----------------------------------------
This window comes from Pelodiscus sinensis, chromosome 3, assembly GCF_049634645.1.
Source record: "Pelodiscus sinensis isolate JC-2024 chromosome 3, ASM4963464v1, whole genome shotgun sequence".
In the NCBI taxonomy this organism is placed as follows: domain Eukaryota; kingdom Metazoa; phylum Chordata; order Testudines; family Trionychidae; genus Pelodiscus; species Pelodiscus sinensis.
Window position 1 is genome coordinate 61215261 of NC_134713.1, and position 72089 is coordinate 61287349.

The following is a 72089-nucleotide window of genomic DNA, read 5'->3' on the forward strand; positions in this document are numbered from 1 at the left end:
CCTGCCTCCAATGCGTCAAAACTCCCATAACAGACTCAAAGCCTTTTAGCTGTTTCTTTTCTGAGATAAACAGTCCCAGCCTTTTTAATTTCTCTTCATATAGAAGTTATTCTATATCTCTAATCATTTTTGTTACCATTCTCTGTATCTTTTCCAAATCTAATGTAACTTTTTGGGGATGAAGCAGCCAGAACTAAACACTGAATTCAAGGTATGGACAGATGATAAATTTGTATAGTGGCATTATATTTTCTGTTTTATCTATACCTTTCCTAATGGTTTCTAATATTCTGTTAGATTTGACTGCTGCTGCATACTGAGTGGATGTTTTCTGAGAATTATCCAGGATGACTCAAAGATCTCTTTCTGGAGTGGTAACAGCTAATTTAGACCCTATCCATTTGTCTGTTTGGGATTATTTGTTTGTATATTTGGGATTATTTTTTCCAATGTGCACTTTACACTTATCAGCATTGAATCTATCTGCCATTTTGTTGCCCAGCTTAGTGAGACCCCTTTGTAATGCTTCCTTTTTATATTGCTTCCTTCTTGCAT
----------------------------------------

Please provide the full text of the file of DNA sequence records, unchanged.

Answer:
This window comes from Pelodiscus sinensis, chromosome 3, assembly GCF_049634645.1.
Source record: "Pelodiscus sinensis isolate JC-2024 chromosome 3, ASM4963464v1, whole genome shotgun sequence".
In the NCBI taxonomy this organism is placed as follows: domain Eukaryota; kingdom Metazoa; phylum Chordata; order Testudines; family Trionychidae; genus Pelodiscus; species Pelodiscus sinensis.
Window position 1 is genome coordinate 61215261 of NC_134713.1, and position 72089 is coordinate 61287349.

The following is a 72089-nucleotide window of genomic DNA, read 5'->3' on the forward strand; positions in this document are numbered from 1 at the left end:
CCTGCCTCCAATGCGTCAAAACTCCCATAACAGACTCAAAGCCTTTTAGCTGTTTCTTTTCTGAGATAAACAGTCCCAGCCTTTTTAATTTCTCTTCATATAGAAGTTATTCTATATCTCTAATCATTTTTGTTACCATTCTCTGTATCTTTTCCAAATCTAATGTAACTTTTTGGGGATGAAGCAGCCAGAACTAAACACTGAATTCAAGGTATGGACAGATGATAAATTTGTATAGTGGCATTATATTTTCTGTTTTATCTATACCTTTCCTAATGGTTTCTAATATTCTGTTAGATTTGACTGCTGCTGCATACTGAGTGGATGTTTTCTGAGAATTATCCAGGATGACTCAAAGATCTCTTTCTGGAGTGGTAACAGCTAATTTAGACCCTATCCATTTGTCTGTTTGGGATTATTTGTTTGTATATTTGGGATTATTTTTTCCAATGTGCACTTTACACTTATCAGCATTGAATCTATCTGCCATTTTGTTGCCCAGCTTAGTGAGACCCCTTTGTAATGCTTCCTTTTTATATTGCTTCCTTCTTGCAT